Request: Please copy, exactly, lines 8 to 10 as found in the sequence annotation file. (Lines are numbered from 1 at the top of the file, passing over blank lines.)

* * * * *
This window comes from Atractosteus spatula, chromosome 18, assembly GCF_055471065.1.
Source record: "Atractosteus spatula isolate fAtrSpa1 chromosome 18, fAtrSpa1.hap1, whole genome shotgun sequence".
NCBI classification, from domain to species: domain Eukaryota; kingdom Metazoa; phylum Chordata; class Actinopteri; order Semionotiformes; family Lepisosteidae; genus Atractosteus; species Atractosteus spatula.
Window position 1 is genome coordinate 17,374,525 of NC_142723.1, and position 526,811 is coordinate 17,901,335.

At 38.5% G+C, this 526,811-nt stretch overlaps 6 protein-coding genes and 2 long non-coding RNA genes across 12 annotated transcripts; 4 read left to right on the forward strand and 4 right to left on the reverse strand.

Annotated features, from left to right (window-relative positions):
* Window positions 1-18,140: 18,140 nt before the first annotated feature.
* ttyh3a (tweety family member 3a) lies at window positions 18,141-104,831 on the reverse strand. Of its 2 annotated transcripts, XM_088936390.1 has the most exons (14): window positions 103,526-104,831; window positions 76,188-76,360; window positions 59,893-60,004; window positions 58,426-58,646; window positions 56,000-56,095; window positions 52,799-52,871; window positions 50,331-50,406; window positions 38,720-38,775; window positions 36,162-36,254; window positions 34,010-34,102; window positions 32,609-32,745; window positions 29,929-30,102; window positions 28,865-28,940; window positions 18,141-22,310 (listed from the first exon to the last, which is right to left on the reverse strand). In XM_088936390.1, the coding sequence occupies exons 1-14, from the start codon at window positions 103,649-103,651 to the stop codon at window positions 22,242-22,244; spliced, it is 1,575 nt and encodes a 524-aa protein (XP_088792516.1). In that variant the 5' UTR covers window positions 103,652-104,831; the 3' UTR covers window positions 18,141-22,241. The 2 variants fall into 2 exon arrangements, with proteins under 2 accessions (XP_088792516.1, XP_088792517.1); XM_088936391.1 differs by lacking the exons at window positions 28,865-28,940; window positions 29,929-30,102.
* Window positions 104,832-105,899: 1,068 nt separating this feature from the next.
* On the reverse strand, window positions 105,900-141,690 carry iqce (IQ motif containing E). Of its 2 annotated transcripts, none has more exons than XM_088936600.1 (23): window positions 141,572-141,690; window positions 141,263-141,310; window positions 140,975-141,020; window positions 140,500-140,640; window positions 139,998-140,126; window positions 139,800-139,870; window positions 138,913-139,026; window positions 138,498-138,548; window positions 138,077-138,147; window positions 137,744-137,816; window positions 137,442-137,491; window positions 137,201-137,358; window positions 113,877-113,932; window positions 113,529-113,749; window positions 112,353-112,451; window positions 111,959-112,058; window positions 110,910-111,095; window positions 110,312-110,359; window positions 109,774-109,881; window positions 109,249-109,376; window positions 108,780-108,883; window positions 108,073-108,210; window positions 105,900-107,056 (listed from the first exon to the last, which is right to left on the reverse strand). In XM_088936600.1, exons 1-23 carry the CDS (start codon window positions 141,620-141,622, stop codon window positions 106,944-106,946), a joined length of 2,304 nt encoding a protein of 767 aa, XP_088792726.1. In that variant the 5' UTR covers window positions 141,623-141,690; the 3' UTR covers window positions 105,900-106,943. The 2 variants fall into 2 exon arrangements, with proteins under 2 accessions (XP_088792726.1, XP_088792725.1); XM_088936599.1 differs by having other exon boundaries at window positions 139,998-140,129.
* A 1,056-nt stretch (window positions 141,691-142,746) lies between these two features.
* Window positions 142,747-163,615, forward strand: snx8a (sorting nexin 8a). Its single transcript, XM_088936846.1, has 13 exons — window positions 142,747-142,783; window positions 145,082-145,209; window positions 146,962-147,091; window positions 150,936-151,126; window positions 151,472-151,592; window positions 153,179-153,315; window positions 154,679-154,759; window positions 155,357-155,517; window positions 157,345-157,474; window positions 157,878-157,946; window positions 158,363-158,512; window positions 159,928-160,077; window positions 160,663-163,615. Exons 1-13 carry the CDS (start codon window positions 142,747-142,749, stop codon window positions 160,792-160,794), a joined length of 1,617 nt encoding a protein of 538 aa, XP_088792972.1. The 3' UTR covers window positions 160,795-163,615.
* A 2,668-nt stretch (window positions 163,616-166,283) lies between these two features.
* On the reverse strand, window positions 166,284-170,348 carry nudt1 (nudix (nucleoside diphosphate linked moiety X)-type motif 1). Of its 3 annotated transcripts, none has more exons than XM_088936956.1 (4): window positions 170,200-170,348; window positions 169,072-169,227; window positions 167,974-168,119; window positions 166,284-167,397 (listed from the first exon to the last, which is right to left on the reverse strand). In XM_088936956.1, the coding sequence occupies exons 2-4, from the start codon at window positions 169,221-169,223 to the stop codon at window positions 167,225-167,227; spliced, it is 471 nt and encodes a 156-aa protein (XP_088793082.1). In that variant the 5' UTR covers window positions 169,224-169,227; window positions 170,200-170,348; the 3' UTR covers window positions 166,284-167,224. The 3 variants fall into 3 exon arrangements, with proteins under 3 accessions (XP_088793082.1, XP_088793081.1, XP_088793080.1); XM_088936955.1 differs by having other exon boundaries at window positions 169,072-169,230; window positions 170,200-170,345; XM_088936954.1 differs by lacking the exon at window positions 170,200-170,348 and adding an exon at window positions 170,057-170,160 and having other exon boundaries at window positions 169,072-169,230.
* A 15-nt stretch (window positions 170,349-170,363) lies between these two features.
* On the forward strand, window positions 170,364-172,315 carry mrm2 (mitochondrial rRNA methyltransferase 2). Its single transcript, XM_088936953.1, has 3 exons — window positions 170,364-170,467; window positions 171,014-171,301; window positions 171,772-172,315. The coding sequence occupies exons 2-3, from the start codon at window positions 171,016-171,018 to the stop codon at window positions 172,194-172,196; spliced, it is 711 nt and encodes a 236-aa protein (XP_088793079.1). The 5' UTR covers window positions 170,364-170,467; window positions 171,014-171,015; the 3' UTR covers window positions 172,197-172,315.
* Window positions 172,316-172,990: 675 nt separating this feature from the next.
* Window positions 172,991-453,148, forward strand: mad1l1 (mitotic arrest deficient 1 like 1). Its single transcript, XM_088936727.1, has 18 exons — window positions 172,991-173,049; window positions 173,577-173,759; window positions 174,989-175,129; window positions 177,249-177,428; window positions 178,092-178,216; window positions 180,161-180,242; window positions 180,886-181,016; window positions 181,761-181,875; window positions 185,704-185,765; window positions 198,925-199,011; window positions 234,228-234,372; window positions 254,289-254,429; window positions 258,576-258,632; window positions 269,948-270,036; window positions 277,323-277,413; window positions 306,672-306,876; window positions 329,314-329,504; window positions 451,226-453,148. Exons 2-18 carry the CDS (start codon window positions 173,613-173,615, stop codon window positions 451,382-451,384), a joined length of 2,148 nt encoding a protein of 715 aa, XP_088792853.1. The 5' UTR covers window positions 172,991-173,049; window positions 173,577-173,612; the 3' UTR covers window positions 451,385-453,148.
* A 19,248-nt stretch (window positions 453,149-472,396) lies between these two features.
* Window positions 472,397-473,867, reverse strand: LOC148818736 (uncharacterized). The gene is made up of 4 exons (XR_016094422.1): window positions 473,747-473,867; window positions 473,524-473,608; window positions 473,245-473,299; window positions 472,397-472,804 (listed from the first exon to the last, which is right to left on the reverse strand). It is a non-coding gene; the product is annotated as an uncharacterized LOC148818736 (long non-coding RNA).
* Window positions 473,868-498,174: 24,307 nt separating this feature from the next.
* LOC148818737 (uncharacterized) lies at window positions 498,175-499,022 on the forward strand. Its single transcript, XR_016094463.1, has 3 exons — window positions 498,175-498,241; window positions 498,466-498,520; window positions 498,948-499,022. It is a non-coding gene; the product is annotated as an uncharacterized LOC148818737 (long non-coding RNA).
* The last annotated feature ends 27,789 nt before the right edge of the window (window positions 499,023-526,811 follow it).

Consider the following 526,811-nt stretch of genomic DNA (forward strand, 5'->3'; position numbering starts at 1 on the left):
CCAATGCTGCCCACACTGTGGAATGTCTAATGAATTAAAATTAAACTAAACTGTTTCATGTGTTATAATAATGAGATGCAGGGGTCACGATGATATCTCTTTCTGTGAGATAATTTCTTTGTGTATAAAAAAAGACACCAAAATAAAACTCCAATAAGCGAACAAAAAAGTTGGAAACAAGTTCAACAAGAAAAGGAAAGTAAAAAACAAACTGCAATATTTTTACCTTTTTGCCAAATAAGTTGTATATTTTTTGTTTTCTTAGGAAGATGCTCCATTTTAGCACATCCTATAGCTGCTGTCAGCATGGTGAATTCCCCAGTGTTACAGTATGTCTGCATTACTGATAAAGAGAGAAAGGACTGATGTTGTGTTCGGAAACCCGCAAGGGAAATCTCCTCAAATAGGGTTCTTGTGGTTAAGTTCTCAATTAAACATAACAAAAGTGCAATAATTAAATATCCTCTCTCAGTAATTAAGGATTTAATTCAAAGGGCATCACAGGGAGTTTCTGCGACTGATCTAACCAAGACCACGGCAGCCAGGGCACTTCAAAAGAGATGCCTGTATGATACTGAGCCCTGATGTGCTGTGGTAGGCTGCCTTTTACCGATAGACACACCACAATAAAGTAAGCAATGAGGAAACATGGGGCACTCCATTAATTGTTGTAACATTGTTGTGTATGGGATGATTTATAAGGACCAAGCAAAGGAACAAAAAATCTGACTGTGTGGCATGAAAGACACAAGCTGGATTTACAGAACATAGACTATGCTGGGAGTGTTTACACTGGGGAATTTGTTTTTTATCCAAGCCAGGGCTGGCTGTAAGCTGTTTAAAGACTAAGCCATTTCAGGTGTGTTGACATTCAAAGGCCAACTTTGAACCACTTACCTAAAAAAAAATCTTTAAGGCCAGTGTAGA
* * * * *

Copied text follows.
* ttyh3a (tweety family member 3a) lies at window positions 18,141-104,831 on the reverse strand. Of its 2 annotated transcripts, XM_088936390.1 has the most exons (14): window positions 103,526-104,831; window positions 76,188-76,360; window positions 59,893-60,004; window positions 58,426-58,646; window positions 56,000-56,095; window positions 52,799-52,871; window positions 50,331-50,406; window positions 38,720-38,775; window positions 36,162-36,254; window positions 34,010-34,102; window positions 32,609-32,745; window positions 29,929-30,102; window positions 28,865-28,940; window positions 18,141-22,310 (listed from the first exon to the last, which is right to left on the reverse strand). In XM_088936390.1, the coding sequence occupies exons 1-14, from the start codon at window positions 103,649-103,651 to the stop codon at window positions 22,242-22,244; spliced, it is 1,575 nt and encodes a 524-aa protein (XP_088792516.1). In that variant the 5' UTR covers window positions 103,652-104,831; the 3' UTR covers window positions 18,141-22,241. The 2 variants fall into 2 exon arrangements, with proteins under 2 accessions (XP_088792516.1, XP_088792517.1); XM_088936391.1 differs by lacking the exons at window positions 28,865-28,940; window positions 29,929-30,102.
* Window positions 104,832-105,899: 1,068 nt separating this feature from the next.
* On the reverse strand, window positions 105,900-141,690 carry iqce (IQ motif containing E). Of its 2 annotated transcripts, none has more exons than XM_088936600.1 (23): window positions 141,572-141,690; window positions 141,263-141,310; window positions 140,975-141,020; window positions 140,500-140,640; window positions 139,998-140,126; window positions 139,800-139,870; window positions 138,913-139,026; window positions 138,498-138,548; window positions 138,077-138,147; window positions 137,744-137,816; window positions 137,442-137,491; window positions 137,201-137,358; window positions 113,877-113,932; window positions 113,529-113,749; window positions 112,353-112,451; window positions 111,959-112,058; window positions 110,910-111,095; window positions 110,312-110,359; window positions 109,774-109,881; window positions 109,249-109,376; window positions 108,780-108,883; window positions 108,073-108,210; window positions 105,900-107,056 (listed from the first exon to the last, which is right to left on the reverse strand). In XM_088936600.1, exons 1-23 carry the CDS (start codon window positions 141,620-141,622, stop codon window positions 106,944-106,946), a joined length of 2,304 nt encoding a protein of 767 aa, XP_088792726.1. In that variant the 5' UTR covers window positions 141,623-141,690; the 3' UTR covers window positions 105,900-106,943. The 2 variants fall into 2 exon arrangements, with proteins under 2 accessions (XP_088792726.1, XP_088792725.1); XM_088936599.1 differs by having other exon boundaries at window positions 139,998-140,129.